Apple has tightly controlled what can go on its devices, whereas Google's Android operating system is open, with many operators making their own devices.

Google doesn't directly profit from sales of phones that use Android, which it gives away. But the company is able to more easily advertise products and services to those users.

Devices running surprised mobile industry observers by capturing a substantial slice of the smart-phone market this year, even outselling Apple's iPhone for much of 2010.

According to online research firm ComScore Inc., phones have won market share from Apple and market leader RIM, rising from 12 percent to 17 percent in the three months that ended in July, while Apple (23.8 percent) and RIM (39.3 percent) both dropped more than 1 percentage point. There are now 54 million smart-phone users in the U.S., ComScore said.

Explore further: Digital dilemma: How will US respond to Sony hack?

not rated yet
add to favorites email to friend print save as pdf

Related Stories

Facebook: 65 million users connect through mobile devices

Sep 10, 2009

Facebook says more than 65 million people around the world now regularly use a mobile device to access the social network, more than triple the number who connected through a smart-phone or other mobile device nine months ...

Motorola, in need of hit, shows off Android phone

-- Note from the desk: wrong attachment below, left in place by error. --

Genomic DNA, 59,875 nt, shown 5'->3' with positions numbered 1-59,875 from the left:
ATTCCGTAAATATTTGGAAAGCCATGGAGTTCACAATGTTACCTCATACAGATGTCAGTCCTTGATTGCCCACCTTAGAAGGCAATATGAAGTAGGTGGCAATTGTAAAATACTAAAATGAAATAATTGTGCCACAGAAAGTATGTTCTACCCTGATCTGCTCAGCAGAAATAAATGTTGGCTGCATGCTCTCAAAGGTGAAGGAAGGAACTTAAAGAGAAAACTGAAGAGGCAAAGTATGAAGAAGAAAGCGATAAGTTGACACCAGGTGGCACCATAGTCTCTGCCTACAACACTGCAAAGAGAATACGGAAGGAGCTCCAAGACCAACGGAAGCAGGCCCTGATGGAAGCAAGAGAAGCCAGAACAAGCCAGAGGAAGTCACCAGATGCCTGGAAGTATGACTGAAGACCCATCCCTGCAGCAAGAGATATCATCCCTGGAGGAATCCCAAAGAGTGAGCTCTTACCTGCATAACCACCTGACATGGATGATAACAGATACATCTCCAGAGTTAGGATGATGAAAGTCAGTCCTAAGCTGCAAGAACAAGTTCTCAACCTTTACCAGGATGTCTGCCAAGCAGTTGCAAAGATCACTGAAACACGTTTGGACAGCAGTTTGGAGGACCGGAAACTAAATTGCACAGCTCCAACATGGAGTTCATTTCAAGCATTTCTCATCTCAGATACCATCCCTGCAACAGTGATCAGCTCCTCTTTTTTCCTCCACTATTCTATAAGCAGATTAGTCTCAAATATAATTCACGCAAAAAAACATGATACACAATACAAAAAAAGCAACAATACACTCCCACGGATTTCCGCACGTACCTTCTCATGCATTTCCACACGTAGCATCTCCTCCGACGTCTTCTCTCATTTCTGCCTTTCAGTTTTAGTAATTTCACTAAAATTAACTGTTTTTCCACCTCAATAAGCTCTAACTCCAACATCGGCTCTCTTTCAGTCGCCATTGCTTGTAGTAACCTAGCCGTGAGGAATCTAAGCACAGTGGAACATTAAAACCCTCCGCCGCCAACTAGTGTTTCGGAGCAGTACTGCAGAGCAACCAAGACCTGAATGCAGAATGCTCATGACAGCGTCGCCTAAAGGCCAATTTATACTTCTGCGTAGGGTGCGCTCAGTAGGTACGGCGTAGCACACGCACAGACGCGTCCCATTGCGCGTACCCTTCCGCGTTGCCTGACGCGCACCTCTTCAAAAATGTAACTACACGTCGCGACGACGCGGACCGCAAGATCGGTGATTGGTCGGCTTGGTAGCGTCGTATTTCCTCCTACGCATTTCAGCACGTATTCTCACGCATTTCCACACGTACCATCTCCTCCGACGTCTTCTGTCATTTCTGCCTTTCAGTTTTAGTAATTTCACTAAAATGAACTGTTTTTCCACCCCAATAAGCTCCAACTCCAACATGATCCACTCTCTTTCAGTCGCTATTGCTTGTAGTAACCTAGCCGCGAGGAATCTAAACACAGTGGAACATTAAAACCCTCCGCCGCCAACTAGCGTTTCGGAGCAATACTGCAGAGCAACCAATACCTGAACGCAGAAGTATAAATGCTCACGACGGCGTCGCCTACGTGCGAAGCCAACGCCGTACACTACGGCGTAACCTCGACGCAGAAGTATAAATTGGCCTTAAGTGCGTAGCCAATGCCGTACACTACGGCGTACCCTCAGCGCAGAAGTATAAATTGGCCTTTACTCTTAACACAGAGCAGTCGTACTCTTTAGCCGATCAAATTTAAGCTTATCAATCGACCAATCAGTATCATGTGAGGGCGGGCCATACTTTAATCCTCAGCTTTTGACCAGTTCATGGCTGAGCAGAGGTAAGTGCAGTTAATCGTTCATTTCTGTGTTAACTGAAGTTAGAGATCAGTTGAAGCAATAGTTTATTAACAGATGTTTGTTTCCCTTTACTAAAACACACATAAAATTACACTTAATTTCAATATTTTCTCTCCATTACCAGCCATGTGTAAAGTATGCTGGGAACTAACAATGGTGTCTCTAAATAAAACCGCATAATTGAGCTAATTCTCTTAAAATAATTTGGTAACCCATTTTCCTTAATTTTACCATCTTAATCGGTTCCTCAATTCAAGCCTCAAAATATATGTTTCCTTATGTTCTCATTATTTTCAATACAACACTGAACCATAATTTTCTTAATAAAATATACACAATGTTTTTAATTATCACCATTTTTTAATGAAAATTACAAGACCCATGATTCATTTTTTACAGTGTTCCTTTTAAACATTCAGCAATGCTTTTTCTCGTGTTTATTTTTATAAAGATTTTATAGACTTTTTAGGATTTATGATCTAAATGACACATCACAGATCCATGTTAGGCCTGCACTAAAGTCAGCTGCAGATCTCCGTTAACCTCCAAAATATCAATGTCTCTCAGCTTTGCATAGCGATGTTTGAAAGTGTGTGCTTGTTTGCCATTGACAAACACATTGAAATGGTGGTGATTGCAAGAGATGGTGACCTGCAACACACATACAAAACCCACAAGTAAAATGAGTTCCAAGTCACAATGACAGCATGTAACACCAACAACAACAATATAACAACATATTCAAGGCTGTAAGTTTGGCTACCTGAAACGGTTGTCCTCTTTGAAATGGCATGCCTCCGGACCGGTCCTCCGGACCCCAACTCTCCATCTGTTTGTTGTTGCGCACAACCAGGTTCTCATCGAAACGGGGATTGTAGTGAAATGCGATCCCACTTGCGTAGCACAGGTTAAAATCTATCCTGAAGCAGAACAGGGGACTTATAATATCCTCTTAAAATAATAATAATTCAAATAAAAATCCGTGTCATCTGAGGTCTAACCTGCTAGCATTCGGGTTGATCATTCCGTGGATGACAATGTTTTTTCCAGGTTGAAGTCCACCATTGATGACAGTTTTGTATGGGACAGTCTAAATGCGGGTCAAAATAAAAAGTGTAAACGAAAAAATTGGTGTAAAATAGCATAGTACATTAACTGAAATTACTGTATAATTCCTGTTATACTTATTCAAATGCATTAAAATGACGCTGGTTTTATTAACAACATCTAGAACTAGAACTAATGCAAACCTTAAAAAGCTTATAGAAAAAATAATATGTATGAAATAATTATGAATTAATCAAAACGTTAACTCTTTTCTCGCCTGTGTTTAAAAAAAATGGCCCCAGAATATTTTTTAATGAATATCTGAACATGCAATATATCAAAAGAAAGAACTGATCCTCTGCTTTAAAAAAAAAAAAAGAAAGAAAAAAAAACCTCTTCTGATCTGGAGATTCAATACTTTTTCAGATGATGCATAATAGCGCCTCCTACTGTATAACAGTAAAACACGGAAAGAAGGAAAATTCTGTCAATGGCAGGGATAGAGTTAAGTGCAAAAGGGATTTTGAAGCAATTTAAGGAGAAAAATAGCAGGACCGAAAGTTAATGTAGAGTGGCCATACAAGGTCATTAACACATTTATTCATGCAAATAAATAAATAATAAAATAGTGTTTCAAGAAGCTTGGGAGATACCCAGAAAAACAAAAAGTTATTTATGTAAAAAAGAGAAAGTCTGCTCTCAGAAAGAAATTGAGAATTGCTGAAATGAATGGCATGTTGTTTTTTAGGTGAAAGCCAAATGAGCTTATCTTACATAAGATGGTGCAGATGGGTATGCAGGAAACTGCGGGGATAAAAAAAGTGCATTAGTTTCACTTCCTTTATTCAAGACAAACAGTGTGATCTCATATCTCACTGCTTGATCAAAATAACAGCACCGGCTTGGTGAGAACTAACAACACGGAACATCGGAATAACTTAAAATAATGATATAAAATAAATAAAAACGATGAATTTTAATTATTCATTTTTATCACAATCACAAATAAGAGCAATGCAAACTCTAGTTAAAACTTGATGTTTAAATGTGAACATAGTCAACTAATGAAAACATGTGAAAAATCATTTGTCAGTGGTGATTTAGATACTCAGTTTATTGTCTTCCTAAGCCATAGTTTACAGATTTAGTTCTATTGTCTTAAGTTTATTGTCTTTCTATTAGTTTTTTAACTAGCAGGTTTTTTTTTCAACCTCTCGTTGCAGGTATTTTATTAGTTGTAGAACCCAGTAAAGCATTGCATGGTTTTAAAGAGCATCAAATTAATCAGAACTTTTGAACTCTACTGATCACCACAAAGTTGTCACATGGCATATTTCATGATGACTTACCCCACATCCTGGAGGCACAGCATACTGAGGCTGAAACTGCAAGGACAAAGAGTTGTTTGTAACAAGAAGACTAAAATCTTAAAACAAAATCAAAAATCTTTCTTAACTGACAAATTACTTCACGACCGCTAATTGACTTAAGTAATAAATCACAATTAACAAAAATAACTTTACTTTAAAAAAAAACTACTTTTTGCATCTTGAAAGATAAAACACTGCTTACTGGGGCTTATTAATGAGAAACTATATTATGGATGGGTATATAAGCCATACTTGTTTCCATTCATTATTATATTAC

Sep 10, 2009

(AP) -- Struggling phone maker Motorola unveiled its first device using Google's Android system Thursday, banking on it to power features that will attract consumers looking to use their phones to connect ...

Vonage makes free Facebook phone call app

Aug 04, 2010

(AP) -- Vonage, a pioneer of home phone service over the Internet, has a new application for the iPhone and Android phones that provides free calls between Facebook users.

Recommended for you

Digital dilemma: How will US respond to Sony hack?

14 hours ago

The detective work blaming North Korea for the Sony hacker break-in appears so far to be largely circumstantial, The Associated Press has learned. The dramatic conclusion of a Korean role is based on subtle ...

UN General Assembly OKs digital privacy resolution

17 hours ago

The U.N. General Assembly has approved a resolution demanding better digital privacy protections for people around the world, another response to Edward Snowden's revelations about U.S. government spying.

Online privacy to remain thorny issue: survey

18 hours ago

Online privacy will remain a thorny issue over the next decade, without a widely accepted system that balances user rights and personal data collection, a survey of experts showed Thursday.

Spain: Google News vanishes amid 'Google Tax' spat

Dec 16, 2014

Google on Tuesday followed through with a pledge to shut down Google News in Spain in reaction to a Spanish law requiring news publishers to receive payment for content even if they are willing to give it away.

User comments : 0

Please sign in to add a comment. Registration is free, and takes less than a minute. Read more

Click here to reset your password.
Sign in to get notified via email when new comments are made.